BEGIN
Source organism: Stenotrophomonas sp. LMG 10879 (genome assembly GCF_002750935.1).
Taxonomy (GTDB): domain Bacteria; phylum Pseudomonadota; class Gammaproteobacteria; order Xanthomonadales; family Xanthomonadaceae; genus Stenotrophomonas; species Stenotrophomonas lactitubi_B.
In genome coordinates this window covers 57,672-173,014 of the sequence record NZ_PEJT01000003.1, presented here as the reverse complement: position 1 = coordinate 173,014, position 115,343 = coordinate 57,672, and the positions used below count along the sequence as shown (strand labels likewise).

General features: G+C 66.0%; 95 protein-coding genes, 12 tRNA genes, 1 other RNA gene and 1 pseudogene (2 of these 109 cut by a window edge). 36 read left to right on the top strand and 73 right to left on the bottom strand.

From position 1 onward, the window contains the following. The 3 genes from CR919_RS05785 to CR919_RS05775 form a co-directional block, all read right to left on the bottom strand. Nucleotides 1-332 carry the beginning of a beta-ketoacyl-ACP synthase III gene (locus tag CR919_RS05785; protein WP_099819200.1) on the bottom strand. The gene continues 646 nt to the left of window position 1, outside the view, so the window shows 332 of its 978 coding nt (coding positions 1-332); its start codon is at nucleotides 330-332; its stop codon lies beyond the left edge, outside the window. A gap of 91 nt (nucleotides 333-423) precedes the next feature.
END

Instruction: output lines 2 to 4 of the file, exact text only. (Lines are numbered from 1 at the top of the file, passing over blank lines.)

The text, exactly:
Taxonomy (GTDB): domain Bacteria; phylum Pseudomonadota; class Gammaproteobacteria; order Xanthomonadales; family Xanthomonadaceae; genus Stenotrophomonas; species Stenotrophomonas lactitubi_B.
In genome coordinates this window covers 57,672-173,014 of the sequence record NZ_PEJT01000003.1, presented here as the reverse complement: position 1 = coordinate 173,014, position 115,343 = coordinate 57,672, and the positions used below count along the sequence as shown (strand labels likewise).

General features: G+C 66.0%; 95 protein-coding genes, 12 tRNA genes, 1 other RNA gene and 1 pseudogene (2 of these 109 cut by a window edge). 36 read left to right on the top strand and 73 right to left on the bottom strand.